Since 1976, the Framingham Heart Study (FHS)--the longest running multi-generational epidemiological study in the world--has followed participants for incident dementia. The findings have helped to analyze the differences between normal, age-related changes in thinking and disease-related pathological alterations. In addition, the inclusion of many of the original participants' children and grandchildren (known as the second- and third-generation cohorts) has also provided an opportunity to explore genetic factors related to Alzheimer's disease (AD) and vascular dementia.
Now thanks to a five-year, $26.56 million grant from the National Institutes of Health, a new program called the Framingham Heart Study Brain Aging Program (FHS-BAP) will continue the surveillance and evaluation of FHS participants for dementia (including cognitive assessments and brain imaging) and invigorate the FHS brain donation program and brain bank. The program will also establish a platform to promote data sharing that will accelerate AD research using FHS data and conduct three interrelated projects using FHS data and specimen resources.
Lindsay Farrer, PhD, chief of biomedical genetics at Boston University School of Medicine (BUSM), is one of two principal investigators of the award and will lead the research.
The primary goal of this new program is to continue dementia surveillance, bring added resources to the brain donation program including neuropathological examination to identify new and expand on known AD-related genetic and other risk factors and biomarkers and to pursue innovative research about the vascular and inflammatory basis of AD."
Lindsay Farrer, PhD
The FHS-BAP will feature three inter-related projects that focus on vascular and inflammatory contributors to AD. One project will identify factors that are associated with AD risk and resilience using longitudinal analyses of FHS data including various genetic, clinical, imaging, lifestyle and other traits. A second project will investigate the link between AD genetic vulnerabilities and chronic inflammation. A third project will study the impact of variants in genes affecting immune function on AD-related brain changes and cognitive performance. All of the projects will leverage the unique features of this family-based cohort and up to 70 years of follow-up data collected from study participants.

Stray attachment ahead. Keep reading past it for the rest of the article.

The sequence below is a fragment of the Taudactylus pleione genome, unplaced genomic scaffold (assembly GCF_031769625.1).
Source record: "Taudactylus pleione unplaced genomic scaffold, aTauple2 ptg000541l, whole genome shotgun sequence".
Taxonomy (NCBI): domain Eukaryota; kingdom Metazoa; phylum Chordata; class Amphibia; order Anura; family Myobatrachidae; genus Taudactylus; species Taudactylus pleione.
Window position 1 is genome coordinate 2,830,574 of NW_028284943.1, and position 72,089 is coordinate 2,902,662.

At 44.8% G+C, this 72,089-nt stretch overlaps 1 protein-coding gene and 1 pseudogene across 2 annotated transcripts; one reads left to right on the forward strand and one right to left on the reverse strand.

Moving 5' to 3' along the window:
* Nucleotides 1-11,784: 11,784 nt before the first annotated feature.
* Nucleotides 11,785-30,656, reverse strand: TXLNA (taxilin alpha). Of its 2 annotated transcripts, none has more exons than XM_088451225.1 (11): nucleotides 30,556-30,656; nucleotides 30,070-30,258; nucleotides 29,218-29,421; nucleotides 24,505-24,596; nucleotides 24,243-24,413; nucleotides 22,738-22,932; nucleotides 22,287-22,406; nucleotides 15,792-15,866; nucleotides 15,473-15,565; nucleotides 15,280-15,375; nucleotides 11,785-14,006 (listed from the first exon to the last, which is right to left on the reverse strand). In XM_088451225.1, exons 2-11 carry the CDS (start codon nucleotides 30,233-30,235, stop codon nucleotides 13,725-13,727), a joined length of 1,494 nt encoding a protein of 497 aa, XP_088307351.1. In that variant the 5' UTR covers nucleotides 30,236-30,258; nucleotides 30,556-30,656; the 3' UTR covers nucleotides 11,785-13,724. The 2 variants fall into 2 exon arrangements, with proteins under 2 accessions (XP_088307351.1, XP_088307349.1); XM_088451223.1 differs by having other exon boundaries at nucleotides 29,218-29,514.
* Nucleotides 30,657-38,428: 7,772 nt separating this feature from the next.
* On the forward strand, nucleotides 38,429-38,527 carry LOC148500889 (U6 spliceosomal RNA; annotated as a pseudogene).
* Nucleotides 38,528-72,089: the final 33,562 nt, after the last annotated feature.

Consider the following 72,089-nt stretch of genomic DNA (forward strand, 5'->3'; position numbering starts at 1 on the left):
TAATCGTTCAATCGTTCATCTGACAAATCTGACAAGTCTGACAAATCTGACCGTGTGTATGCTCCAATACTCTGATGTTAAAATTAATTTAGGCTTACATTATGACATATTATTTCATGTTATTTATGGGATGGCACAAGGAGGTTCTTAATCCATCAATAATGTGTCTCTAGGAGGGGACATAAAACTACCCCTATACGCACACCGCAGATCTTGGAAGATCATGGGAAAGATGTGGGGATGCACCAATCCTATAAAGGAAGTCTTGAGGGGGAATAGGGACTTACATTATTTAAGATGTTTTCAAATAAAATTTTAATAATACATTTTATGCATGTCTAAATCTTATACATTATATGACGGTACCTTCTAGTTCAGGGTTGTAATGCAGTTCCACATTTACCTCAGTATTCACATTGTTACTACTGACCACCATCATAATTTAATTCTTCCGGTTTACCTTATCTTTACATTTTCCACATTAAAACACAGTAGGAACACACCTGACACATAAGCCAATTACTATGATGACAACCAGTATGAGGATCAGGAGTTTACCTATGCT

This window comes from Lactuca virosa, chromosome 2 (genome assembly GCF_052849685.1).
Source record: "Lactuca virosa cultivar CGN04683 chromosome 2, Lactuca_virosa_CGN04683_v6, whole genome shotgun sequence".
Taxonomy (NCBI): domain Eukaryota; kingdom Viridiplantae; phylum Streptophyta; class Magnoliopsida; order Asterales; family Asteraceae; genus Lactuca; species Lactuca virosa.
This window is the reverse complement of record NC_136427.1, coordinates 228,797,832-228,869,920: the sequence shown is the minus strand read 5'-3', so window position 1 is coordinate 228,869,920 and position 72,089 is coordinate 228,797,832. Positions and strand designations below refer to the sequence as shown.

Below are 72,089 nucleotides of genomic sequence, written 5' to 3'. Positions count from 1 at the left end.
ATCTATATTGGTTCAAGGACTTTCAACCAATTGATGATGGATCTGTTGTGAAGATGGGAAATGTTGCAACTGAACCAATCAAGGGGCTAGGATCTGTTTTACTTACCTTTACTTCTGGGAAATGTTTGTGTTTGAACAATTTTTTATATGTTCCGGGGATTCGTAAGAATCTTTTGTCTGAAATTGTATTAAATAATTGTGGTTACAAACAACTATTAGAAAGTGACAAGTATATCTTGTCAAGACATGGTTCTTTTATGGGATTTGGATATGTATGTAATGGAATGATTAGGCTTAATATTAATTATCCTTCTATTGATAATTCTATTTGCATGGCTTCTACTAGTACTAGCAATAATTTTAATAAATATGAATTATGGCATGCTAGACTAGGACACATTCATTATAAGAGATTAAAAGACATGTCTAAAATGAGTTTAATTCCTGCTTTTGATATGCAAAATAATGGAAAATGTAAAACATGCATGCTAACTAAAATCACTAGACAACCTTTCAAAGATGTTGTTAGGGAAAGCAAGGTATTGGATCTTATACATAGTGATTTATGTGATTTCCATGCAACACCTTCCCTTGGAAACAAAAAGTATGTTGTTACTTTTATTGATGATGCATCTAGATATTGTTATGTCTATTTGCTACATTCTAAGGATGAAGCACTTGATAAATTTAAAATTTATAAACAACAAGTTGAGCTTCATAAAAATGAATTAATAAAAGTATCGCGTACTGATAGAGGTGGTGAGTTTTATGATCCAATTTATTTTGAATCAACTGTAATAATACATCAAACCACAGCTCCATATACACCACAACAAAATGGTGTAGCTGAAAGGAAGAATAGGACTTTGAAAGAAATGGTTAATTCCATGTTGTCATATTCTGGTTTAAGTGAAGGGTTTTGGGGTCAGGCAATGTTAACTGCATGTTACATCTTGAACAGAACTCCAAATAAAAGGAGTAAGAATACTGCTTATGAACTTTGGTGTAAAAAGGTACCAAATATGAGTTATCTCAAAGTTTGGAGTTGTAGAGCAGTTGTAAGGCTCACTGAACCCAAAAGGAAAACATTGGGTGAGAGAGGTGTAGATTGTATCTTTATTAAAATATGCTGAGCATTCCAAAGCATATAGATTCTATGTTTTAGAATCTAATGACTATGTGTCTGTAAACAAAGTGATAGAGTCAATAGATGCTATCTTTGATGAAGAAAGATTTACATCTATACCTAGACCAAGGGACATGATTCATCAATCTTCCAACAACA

Rhoda Au, PhD, professor of anatomy & neurobiology, neurology and epidemiology at BUSM and BU School of Public Health (BUSPH), who is also a principal investigator and will coordinate research participant engagement in this program, noted that "FHS-BAP investigators will apply inter-disciplinary approaches that maximize use of a wide array of clinical, lifestyle, biomarker and 'omic information collected from three generations of FHS participants over the course of their adult lives to develop strategies that preserve cognition and memory and to identify novel therapeutic targets."
Finally, "this program will promote using FHS-BAP data, especially by early-stage and investigators nor currently working in the AD field using a pilot projects program and through enhanced and proactive data sharing efforts," added Farrer who is also a BU Distinguished professor of genetics as well as a professor of medicine, neurology, ophthalmology, epidemiology and biostatistics at BUSM and BUSPH.
Farrer's research has led to more than 450 publications on genetic risk factors for several familial neurodegenerative and other chronic diseases. In collaboration with other laboratories worldwide, his group has identified genes and delineated mechanisms causing a variety of rare and common disorders including AD, age-related macular degeneration, substance use disorders, Wilson disease, Machado-Joseph disease, Waardenburg syndrome, and hypertension.
Au has been involved in FHS research related to cognitive aging and preclinical/clinical dementia since 1990. The limits of standard neuropsychological testing led her to apply the Boston Process Approach (BPA) to increase the sensitivity of these tests. The BPA includes tracking error and extraneous responses and she has exponentially expanded the scientific potential of the BPA approach by introducing digital technologies to detect changes in cognition much more effectively than traditional paper-pencil tests. FHS is the first to apply the BPA method to epidemiologic research. She is currently focused on building multi-sector ecosystems to enable solutions for chronic disease prevention generally and optimizing brain health specifically and to move the primary focus of health technologies from precision medicine to a broader emphasis on precision health.
The FHS has had a major impact on public health by establishing links between cholesterol and heart disease, blood pressure and stroke, as well as precursors to a variety of other diseases of the elderly.